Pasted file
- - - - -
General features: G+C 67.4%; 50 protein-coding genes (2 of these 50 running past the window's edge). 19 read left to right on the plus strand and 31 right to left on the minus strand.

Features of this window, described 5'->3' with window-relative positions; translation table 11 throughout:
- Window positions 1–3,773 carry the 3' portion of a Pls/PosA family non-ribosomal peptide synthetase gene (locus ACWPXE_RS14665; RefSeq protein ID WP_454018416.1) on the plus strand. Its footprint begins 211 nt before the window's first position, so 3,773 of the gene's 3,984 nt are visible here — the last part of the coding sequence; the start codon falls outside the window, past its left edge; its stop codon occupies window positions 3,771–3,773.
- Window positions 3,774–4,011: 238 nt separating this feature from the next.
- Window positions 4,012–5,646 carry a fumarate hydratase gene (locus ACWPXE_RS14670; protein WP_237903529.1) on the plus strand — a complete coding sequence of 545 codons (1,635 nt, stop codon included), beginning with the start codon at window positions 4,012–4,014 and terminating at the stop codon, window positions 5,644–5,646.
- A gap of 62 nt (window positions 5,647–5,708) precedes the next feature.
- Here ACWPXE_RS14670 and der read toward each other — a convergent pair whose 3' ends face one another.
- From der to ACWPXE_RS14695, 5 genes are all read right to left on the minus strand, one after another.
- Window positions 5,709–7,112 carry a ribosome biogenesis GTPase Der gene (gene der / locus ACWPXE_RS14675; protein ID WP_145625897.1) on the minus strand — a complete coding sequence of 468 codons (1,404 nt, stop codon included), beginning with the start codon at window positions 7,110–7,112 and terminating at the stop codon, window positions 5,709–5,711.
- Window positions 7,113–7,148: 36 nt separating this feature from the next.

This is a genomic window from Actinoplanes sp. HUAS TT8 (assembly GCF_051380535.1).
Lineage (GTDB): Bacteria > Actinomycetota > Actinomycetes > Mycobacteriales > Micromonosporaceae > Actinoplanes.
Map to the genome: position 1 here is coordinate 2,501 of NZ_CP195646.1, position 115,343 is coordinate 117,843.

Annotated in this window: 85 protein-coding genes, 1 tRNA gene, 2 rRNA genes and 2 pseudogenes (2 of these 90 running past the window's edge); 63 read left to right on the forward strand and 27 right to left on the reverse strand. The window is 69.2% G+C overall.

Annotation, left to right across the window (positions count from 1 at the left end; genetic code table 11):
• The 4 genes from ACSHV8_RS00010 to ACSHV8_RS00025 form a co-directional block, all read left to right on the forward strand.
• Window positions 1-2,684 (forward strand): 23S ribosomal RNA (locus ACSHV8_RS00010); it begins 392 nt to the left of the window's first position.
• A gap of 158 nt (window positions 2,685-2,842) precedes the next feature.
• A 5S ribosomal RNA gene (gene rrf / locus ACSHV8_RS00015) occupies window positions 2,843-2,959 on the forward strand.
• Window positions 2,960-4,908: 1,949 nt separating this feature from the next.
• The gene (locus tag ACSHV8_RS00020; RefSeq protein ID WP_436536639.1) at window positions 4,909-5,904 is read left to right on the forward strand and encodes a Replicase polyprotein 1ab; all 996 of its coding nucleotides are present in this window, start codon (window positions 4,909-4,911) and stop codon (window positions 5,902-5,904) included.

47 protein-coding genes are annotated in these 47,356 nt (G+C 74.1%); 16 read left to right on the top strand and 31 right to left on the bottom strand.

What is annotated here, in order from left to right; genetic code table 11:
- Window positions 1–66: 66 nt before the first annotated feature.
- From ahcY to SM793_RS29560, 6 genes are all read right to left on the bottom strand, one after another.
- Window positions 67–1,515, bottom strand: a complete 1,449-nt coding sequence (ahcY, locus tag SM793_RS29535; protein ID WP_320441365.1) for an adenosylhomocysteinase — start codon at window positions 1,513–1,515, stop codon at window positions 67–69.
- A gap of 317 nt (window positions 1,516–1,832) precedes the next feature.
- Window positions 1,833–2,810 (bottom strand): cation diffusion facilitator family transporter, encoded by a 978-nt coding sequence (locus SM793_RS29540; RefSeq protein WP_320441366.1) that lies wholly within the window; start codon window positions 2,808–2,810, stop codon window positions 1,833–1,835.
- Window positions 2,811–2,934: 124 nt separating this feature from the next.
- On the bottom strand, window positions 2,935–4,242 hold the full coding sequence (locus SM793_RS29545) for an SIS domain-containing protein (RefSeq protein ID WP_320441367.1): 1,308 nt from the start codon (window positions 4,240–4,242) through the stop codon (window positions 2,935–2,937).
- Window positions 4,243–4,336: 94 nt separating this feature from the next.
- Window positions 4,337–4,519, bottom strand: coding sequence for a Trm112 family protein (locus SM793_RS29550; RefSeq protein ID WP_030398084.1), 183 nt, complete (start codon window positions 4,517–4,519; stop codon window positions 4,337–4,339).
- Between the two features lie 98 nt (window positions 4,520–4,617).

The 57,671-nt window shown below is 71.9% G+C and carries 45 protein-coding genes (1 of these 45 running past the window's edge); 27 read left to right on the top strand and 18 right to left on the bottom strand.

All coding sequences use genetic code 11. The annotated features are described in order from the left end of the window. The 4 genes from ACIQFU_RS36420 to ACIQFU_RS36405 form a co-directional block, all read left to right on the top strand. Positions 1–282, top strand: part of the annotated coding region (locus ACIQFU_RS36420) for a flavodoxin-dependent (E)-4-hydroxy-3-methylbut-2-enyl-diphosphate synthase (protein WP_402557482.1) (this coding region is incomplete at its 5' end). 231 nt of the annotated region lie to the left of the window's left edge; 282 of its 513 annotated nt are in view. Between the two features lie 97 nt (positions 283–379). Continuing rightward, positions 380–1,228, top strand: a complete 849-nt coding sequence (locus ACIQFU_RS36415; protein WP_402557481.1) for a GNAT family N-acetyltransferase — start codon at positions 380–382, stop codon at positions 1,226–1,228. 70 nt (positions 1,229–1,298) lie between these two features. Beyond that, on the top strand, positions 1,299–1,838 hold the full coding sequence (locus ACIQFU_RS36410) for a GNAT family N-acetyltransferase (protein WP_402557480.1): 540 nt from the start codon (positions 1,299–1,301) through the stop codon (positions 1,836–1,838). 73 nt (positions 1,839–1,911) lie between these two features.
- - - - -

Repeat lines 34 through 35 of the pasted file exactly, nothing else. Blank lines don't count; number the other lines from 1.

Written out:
The 57,671-nt window shown below is 71.9% G+C and carries 45 protein-coding genes (1 of these 45 running past the window's edge); 27 read left to right on the top strand and 18 right to left on the bottom strand.

All coding sequences use genetic code 11. The annotated features are described in order from the left end of the window. The 4 genes from ACIQFU_RS36420 to ACIQFU_RS36405 form a co-directional block, all read left to right on the top strand. Positions 1–282, top strand: part of the annotated coding region (locus ACIQFU_RS36420) for a flavodoxin-dependent (E)-4-hydroxy-3-methylbut-2-enyl-diphosphate synthase (protein WP_402557482.1) (this coding region is incomplete at its 5' end). 231 nt of the annotated region lie to the left of the window's left edge; 282 of its 513 annotated nt are in view. Between the two features lie 97 nt (positions 283–379). Continuing rightward, positions 380–1,228, top strand: a complete 849-nt coding sequence (locus ACIQFU_RS36415; protein WP_402557481.1) for a GNAT family N-acetyltransferase — start codon at positions 380–382, stop codon at positions 1,226–1,228. 70 nt (positions 1,229–1,298) lie between these two features. Beyond that, on the top strand, positions 1,299–1,838 hold the full coding sequence (locus ACIQFU_RS36410) for a GNAT family N-acetyltransferase (protein WP_402557480.1): 540 nt from the start codon (positions 1,299–1,301) through the stop codon (positions 1,836–1,838). 73 nt (positions 1,839–1,911) lie between these two features.